10. FDA (2001). Bioanalytical method validation: guidance for industry, U.S. Food and Drug Administration: 1–22.
  11. Flaherty CM, Dodson SI (2005) Effects of pharmaceuticals on Daphnia survival, growth, and reproduction. Chemosphere 61(2):200–207CrossRefGoogle Scholar
  12. Fono LJ, Sedlak DL (2005) Use of the chiral pharmaceutical propranolol to identify sewage discharges into surface waters. Environ Sci Technol 39(23):9244–9252CrossRefGoogle Scholar
  13. Foran CM, Weston J, Slattery M, Brooks BW, Huggett DB (2004) Reproductive assessment of Japanese Medaka (Oryzias latipes) following a four-week fluoxetine (SSRI) exposure. Arch Environ Contam Toxicol 46(4):511–517CrossRefGoogle Scholar
  14. Gonzalez-Rey M, Bebianno MJ (2013) Does selective serotonin reuptake inhibitor (SSRI) fluoxetine affects mussel Mytilus galloprovincialis? Environ Pollut 173:200–209CrossRefGoogle Scholar
  15. Henry TB, Black MC (2008) Acute and chronic toxicity of fluoxetine (selective serotonin reuptake inhibitor) in western mosquitofish. Arch Environ Contam Toxicol 54(2):325–330CrossRefGoogle Scholar
  16. Herrera-Herrera AV, Hernández-Borges J, Borges-Miquel TM, Rodríguez-Delgado MÁ (2013) Dispersive liquid–liquid microextraction combined with ultra-high performance liquid chromatography for the simultaneous determination of 25 sulfonamide and quinolone antibiotics in water samples. J Pharm Biomed Anal 75:130–137CrossRefGoogle Scholar
  17. Hughes SR, Kay P, Brown LE (2013) Global synthesis and critical evaluation of pharmaceutical data sets collected from river systems. Environ Sci Technol 47(2):661–677CrossRefGoogle Scholar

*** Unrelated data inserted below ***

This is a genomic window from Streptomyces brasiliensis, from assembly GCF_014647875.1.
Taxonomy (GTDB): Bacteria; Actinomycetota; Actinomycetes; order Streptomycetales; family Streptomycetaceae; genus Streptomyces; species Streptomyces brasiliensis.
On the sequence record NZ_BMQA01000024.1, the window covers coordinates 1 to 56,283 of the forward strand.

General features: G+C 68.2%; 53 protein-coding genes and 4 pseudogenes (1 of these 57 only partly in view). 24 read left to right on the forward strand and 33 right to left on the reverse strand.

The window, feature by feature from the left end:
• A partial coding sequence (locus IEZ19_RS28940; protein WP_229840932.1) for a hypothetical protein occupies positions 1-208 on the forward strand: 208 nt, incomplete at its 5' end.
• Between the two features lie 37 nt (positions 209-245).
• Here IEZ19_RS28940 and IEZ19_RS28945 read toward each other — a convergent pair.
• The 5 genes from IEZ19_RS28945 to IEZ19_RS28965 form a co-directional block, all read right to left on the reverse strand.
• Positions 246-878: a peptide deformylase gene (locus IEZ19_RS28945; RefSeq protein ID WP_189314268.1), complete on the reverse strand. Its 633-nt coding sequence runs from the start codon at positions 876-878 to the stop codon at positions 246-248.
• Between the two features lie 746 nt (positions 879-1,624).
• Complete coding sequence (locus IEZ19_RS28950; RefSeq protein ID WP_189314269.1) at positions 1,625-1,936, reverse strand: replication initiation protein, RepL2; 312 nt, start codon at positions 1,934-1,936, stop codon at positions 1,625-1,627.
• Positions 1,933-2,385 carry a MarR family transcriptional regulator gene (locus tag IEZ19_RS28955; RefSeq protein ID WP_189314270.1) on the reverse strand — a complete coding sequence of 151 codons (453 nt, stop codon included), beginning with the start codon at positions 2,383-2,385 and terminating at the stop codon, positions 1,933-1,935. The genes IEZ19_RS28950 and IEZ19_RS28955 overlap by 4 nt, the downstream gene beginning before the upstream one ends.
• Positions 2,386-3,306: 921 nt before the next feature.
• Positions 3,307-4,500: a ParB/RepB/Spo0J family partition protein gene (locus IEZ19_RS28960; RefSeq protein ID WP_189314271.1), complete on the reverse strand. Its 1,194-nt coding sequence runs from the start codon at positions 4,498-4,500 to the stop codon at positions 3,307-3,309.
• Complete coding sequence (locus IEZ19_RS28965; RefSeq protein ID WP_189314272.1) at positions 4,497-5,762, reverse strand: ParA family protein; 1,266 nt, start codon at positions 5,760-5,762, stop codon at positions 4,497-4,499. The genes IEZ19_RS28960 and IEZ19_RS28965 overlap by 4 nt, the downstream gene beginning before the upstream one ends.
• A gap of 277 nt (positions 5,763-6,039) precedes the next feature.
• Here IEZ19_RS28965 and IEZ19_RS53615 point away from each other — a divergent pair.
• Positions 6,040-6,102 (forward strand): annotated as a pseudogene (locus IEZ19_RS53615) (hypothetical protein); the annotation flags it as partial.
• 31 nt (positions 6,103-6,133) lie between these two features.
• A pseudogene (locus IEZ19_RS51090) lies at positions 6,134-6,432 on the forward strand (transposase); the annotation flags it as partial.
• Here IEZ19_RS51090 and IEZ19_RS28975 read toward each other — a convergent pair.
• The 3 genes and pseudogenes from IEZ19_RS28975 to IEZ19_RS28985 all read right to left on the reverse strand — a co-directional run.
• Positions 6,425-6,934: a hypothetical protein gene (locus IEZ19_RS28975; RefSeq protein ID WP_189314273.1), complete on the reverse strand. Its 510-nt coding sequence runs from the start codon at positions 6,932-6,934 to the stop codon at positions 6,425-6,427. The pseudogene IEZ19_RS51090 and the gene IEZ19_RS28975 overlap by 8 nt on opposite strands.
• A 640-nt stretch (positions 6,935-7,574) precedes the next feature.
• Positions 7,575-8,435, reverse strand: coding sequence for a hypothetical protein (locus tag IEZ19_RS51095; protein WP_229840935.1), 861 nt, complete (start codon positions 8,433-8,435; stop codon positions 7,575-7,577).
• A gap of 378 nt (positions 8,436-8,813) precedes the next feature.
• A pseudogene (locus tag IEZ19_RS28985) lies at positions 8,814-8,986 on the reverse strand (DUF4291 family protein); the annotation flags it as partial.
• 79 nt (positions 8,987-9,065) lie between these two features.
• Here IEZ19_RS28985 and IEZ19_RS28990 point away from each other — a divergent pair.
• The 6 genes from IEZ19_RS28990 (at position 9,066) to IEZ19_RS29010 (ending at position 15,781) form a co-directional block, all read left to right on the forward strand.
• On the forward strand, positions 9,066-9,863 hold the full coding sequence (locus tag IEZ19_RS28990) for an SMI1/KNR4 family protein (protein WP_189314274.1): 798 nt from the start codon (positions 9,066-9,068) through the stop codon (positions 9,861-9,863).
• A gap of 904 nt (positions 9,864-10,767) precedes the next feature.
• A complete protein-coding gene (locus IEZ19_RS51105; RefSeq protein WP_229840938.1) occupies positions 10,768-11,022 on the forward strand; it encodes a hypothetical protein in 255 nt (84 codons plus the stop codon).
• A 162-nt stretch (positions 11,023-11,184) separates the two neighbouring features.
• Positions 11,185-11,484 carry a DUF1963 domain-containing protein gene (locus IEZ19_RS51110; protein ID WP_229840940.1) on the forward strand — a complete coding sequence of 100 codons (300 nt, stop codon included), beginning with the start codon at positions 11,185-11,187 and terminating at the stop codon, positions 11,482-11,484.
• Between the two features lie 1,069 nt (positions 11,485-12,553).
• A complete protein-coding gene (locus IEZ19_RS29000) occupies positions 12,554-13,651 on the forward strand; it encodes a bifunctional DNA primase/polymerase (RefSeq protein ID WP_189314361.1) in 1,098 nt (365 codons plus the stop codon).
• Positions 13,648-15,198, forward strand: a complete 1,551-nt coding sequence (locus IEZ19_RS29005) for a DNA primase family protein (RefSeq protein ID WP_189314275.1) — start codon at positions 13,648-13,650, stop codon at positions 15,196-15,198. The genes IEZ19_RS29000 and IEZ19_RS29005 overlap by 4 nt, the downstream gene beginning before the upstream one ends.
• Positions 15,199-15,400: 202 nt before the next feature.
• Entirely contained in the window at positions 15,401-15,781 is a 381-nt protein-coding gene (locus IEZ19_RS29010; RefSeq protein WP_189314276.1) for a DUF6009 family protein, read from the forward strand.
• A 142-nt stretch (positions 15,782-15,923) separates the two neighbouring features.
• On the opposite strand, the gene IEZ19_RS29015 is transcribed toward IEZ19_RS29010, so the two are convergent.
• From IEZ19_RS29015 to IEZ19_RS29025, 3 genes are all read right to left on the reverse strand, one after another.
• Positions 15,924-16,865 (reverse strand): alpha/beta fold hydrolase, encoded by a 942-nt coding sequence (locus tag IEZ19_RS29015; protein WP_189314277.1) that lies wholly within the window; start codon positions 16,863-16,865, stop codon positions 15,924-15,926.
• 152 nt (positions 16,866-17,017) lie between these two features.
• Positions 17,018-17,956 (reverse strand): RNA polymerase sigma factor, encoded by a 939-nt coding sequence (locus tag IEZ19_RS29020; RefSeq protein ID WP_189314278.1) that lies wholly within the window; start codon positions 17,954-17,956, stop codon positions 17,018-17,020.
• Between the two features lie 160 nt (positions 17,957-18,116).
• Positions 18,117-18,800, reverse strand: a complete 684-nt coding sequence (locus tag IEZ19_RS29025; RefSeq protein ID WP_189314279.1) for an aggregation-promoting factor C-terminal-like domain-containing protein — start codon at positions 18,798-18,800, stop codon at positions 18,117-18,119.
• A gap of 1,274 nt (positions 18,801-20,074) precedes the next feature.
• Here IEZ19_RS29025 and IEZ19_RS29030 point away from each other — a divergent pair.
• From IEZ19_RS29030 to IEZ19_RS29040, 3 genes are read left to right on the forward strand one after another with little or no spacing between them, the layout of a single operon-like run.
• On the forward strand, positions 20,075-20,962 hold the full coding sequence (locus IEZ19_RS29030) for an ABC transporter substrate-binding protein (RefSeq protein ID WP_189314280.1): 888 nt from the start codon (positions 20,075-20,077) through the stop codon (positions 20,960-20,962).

18. ICH (1996) Validation of analytical procedures: text and methodology Q2(R1). International Conference on Harmonization (March 3):1–13Google Scholar
  19. Lao W, Gan J (2012) Enantioselective degradation of warfarin in soils. Chirality 24(1):54–59CrossRefGoogle Scholar
  20. Lima DLD, Silva CP, Otero M, Esteves VI (2013) Low cost methodology for estrogens monitoring in water samples using dispersive liquid–liquid microextraction and HPLC with fluorescence detection. Talanta 115:980–985CrossRefGoogle Scholar
  21. Lima DLD, Silva CP, Schneider RJ, Otero M, Esteves VI (2014) Application of dispersive liquid–liquid microextraction for estrogens' quantification by enzyme-linked immunosorbent assay. Talanta 125:102–106CrossRefGoogle Scholar
  22. López-Serna R, Kasprzyk-Hordern B, Petrović M, Barceló D (2013) Multi-residue enantiomeric analysis of pharmaceuticals and their active metabolites in the Guadalquivir River basin (South Spain) by chiral liquid chromatography coupled with tandem mass spectrometry. Anal Bioanal Chem 405(18):5859–5873CrossRefGoogle Scholar
  23. MacLeod SL, Sudhir P, Wong CS (2007) Stereoisomer analysis of wastewater-derived b-blockers, selective serotonin re-uptake inhibitors, and salbutamol by high-performance liquid chromatography-tandem mass spectrometry. J Chromatogr A 1170(1–2):23–33CrossRefGoogle Scholar
  24. Martín J, Buchberger W, Alonso E, Himmelsbach M, Aparicio I (2011) Comparison of different extraction methods for the determination of statin drugs in wastewater and river water by HPLC/Q-TOF-MS. Talanta 85(1):607–615CrossRefGoogle Scholar
  25. Maszkowska J, Stolte S, Kumirska J, Lukaszewicz P, Mioduszewska K, Puckowski A, Caban M, Wagil M, Stepnowski P, Bialk-Bielinska A (2014) Beta-blockers in the environment: part II. Ecotoxicity study. Sci Total Environ 493:1122–1126CrossRefGoogle Scholar
  26. Morando MB, Medeiros LR, McDonald MD (2009) Fluoxetine treatment affects nitrogen waste excretion and osmoregulation in a marine teleost fish. Aquat Toxicol 95(2):164–171CrossRefGoogle Scholar
  27. Morante-Zarcero S, Sierra I (2012) Simultaneous enantiomeric determination of propranolol, metoprolol, pindolol, and atenolol in natural waters by HPLC on new polysaccharide-based stationary phase using a highly selective molecularly imprinted polymer extraction. Chirality 24(10):860–866CrossRefGoogle Scholar
  28. Paterson G, Metcalfe CD (2008) Uptake and depuration of the anti-depressant fluoxetine by the Japanese medaka (Oryzias latipes). Chemosphere 74(1):125–130CrossRefGoogle Scholar